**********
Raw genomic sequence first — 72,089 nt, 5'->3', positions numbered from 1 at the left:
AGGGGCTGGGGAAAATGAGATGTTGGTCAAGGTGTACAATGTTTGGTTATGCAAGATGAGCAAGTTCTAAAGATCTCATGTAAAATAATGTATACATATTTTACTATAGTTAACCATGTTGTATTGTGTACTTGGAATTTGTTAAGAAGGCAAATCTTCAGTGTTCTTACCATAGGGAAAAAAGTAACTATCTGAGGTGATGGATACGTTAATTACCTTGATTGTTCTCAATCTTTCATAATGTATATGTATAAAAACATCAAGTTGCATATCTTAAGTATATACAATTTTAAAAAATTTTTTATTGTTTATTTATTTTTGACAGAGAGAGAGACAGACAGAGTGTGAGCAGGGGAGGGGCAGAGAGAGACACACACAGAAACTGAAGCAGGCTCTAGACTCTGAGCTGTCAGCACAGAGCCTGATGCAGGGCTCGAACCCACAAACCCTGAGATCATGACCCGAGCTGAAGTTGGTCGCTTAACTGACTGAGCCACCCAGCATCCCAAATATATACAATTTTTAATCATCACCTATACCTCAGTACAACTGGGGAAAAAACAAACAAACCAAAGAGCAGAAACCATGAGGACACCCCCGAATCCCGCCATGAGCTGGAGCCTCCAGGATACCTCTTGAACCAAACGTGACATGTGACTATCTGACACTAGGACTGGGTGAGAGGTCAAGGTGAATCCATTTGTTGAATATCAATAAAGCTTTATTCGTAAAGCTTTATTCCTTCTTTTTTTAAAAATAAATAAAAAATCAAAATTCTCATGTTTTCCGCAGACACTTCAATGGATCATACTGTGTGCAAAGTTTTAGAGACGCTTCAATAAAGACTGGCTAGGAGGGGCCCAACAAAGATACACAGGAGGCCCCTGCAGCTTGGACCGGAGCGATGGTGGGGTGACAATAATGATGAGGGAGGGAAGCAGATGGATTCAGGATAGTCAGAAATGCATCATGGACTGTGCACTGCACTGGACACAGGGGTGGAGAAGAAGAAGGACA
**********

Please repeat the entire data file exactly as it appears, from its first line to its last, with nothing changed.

Raw genomic sequence first — 72,089 nt, 5'->3', positions numbered from 1 at the left:
AGGGGCTGGGGAAAATGAGATGTTGGTCAAGGTGTACAATGTTTGGTTATGCAAGATGAGCAAGTTCTAAAGATCTCATGTAAAATAATGTATACATATTTTACTATAGTTAACCATGTTGTATTGTGTACTTGGAATTTGTTAAGAAGGCAAATCTTCAGTGTTCTTACCATAGGGAAAAAAGTAACTATCTGAGGTGATGGATACGTTAATTACCTTGATTGTTCTCAATCTTTCATAATGTATATGTATAAAAACATCAAGTTGCATATCTTAAGTATATACAATTTTAAAAAATTTTTTATTGTTTATTTATTTTTGACAGAGAGAGAGACAGACAGAGTGTGAGCAGGGGAGGGGCAGAGAGAGACACACACAGAAACTGAAGCAGGCTCTAGACTCTGAGCTGTCAGCACAGAGCCTGATGCAGGGCTCGAACCCACAAACCCTGAGATCATGACCCGAGCTGAAGTTGGTCGCTTAACTGACTGAGCCACCCAGCATCCCAAATATATACAATTTTTAATCATCACCTATACCTCAGTACAACTGGGGAAAAAACAAACAAACCAAAGAGCAGAAACCATGAGGACACCCCCGAATCCCGCCATGAGCTGGAGCCTCCAGGATACCTCTTGAACCAAACGTGACATGTGACTATCTGACACTAGGACTGGGTGAGAGGTCAAGGTGAATCCATTTGTTGAATATCAATAAAGCTTTATTCGTAAAGCTTTATTCCTTCTTTTTTTAAAAATAAATAAAAAATCAAAATTCTCATGTTTTCCGCAGACACTTCAATGGATCATACTGTGTGCAAAGTTTTAGAGACGCTTCAATAAAGACTGGCTAGGAGGGGCCCAACAAAGATACACAGGAGGCCCCTGCAGCTTGGACCGGAGCGATGGTGGGGTGACAATAATGATGAGGGAGGGAAGCAGATGGATTCAGGATAGTCAGAAATGCATCATGGACTGTGCACTGCACTGGACACAGGGGTGGAGAAGAAGAAGGACA